Colombia: South America’s most up and coming destination (part two)

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Only a decade ago Colombia was a place for the hardy, or some would say foolhardy, visitor, but recent years have been ringing in the changes. Anna Maria Espsäter continues her exploration of this emerging South American tourism hotspot, looking at the Caribbean and Pacific coasts, salsa capital Cali and the south, followed by the Colombian Amazon

Caribbean Coast – Cartagena
Cartagena de Indias, as is its full name, is arguably the finest and best-preserved Spanish colonial old town in the Americas and that’s saying something. Founded by Pedro de Heredia in 1533, Cartagena’s strategic location along the Caribbean coast meant the Spaniards invested heavily in fortifying the city to keep pirates and invaders at bay. Today these formidable fortifications are some of Cartagena’s most visited sights. The beautiful architecture of the old town has been carefully protected and, in some cases, lovingly restored, over the centuries. During Colombia’s decades of trouble and strife, Cartagena languished as a quiet backwater, far from drug feuds and guerrilla activity, only to be rediscovered in recent times, by Colombians and visitors alike.


Cartagena Old Town House, picture by Anna Maria Espsäter


Vibrant and colourful, Old Cartagena is best explored on foot or by horse-drawn carriage, a popular option along the narrow streets. It’s good to take a day or two just to absorb the lively and friendly atmosphere. A good place to start is the clock tower, Puerta del Reloj, the principal entrance to the ‘inner city’ – old Cartagena was surrounded by a high wall, most of which is still intact and it’s possible to walk along its ramparts. Puerta del Reloj leads into Plaza de los Coches (from where many horse-drawn carriages set out), with pleasant arcades offering shade from the Caribbean sun. Adjacent lies Portal de los Dulces, not only selling sweets as the name proclaims, but also home to a lively bar scene, full of character(s) and Colombian rum, incidentally not at all bad. The Old Town centre is circular, which can be a bit disorientating, but since there’s hardly anywhere lovelier to lose one’s way, that’s really not a problem. At every turn there are 16th century convents, richly decorated noblemen’s mansions, brightly painted churches and scenic plazas. Although there are many ‘must-sees’, the nicest option is to simply forget all about them for awhile and follow your feet. Wherever you go, there willl be interesting sights and beautiful views with the Caribbean never far away. An excellent place to end the day is watching the sun set over the sea from Café del Mar, on the ramparts of the Baluarte de Santo Domingo.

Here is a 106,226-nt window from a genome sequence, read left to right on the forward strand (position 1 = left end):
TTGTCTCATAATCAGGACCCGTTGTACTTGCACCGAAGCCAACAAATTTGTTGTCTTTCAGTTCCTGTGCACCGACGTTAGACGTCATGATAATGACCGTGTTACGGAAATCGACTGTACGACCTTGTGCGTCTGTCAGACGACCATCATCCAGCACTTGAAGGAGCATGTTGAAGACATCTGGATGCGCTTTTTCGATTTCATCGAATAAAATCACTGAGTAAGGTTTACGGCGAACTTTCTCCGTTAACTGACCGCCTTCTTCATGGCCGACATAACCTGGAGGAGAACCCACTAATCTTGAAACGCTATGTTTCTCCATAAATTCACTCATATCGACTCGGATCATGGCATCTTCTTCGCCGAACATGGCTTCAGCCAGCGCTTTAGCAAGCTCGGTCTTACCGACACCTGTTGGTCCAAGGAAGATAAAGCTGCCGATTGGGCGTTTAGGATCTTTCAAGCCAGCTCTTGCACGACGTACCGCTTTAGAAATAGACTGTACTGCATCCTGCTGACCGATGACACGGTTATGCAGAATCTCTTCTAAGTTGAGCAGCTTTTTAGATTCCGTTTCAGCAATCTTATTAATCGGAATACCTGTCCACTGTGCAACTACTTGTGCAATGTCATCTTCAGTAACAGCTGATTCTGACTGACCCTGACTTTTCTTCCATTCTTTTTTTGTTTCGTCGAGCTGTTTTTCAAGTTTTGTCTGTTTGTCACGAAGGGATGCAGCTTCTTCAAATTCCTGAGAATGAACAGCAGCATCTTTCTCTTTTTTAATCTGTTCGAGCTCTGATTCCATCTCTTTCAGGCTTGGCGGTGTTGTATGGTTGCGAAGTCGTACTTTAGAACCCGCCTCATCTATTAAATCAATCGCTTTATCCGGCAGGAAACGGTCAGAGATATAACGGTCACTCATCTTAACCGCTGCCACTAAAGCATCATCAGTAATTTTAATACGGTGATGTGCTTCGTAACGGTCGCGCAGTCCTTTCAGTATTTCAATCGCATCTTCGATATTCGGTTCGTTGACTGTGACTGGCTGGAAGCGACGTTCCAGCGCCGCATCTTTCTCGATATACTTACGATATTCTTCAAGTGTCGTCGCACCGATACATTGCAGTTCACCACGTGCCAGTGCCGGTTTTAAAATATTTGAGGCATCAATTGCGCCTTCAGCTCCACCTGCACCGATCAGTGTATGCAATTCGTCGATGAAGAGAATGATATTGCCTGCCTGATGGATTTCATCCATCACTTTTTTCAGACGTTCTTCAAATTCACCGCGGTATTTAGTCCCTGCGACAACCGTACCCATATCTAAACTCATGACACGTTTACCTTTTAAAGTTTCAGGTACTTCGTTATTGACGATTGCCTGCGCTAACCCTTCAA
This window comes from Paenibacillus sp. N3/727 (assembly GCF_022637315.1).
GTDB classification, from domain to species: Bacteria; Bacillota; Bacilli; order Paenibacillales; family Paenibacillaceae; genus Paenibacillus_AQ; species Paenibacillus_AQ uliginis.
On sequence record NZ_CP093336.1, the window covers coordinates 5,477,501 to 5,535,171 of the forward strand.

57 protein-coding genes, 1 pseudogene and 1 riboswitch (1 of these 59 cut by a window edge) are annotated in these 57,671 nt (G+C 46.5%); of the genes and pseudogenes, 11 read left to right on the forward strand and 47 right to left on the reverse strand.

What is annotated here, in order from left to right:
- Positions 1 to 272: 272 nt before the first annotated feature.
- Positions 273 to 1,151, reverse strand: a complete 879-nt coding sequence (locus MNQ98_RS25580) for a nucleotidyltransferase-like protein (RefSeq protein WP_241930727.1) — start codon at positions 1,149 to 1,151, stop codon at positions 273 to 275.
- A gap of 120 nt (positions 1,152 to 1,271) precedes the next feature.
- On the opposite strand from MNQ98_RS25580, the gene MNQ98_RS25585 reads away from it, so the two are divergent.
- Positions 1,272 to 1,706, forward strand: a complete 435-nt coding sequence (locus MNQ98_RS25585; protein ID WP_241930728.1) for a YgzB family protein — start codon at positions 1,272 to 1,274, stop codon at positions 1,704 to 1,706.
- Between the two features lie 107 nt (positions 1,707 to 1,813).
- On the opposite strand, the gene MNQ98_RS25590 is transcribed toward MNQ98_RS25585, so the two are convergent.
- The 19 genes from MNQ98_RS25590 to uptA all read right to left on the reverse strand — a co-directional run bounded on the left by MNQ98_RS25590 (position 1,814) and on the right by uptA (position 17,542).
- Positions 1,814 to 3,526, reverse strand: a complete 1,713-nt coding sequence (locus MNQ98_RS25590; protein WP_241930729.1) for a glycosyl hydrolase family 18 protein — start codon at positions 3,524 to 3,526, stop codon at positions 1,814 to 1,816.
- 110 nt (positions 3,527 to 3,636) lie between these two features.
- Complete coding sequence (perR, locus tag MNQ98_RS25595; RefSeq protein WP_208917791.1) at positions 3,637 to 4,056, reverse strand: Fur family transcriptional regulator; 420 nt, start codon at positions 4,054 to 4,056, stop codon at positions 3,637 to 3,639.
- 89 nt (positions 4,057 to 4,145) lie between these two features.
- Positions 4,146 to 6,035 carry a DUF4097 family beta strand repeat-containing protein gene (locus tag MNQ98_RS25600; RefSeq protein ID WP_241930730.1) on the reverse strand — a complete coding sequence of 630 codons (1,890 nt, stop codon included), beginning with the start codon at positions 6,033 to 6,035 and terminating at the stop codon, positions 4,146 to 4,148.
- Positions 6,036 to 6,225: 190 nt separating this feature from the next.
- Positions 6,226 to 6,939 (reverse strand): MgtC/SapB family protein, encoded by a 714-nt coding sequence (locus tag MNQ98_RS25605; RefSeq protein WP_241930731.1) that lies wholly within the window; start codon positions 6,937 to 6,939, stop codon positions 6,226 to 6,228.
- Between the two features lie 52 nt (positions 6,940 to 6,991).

Cartagena, picture by Anna Maria Espsäter

Caribbean coast – Cartagena to La Guajira

Although there are several resorts and fishing villages heading west from Cartagena, towards Panamá, the majority follow the coast heading east. In and around Cartagena itself there are several beaches including Bocagrande, Bocachica, Boquilla and the nearby islands Islas de Rosario, reached by boat. Following the coast heading east, the first main centre, a few hours from Cartagena, is Barranquilla, a major working port best known for its spectacular carnival (held 1-4 March in 2014). Another hour or so along the coast lies the next sizeable port, Santa Marta, worth a visit not so much for the city itself, although it has some historic buildings, but rather to use as a base while exploring the area. Santa Marta has a number of good tour operators organising tours to nearby areas of interest including Tayrona national park, a tropical paradise with secluded beaches and quiet coves; La Ciudad Perdida (the Lost City), an ancient ruin dating back to 500 AD that can only be reached on a strenuous trek; and Aracataca, writer Gabriel García Márquez’s birthplace.

Caribbean coast, picture by Anna Maria Espsäter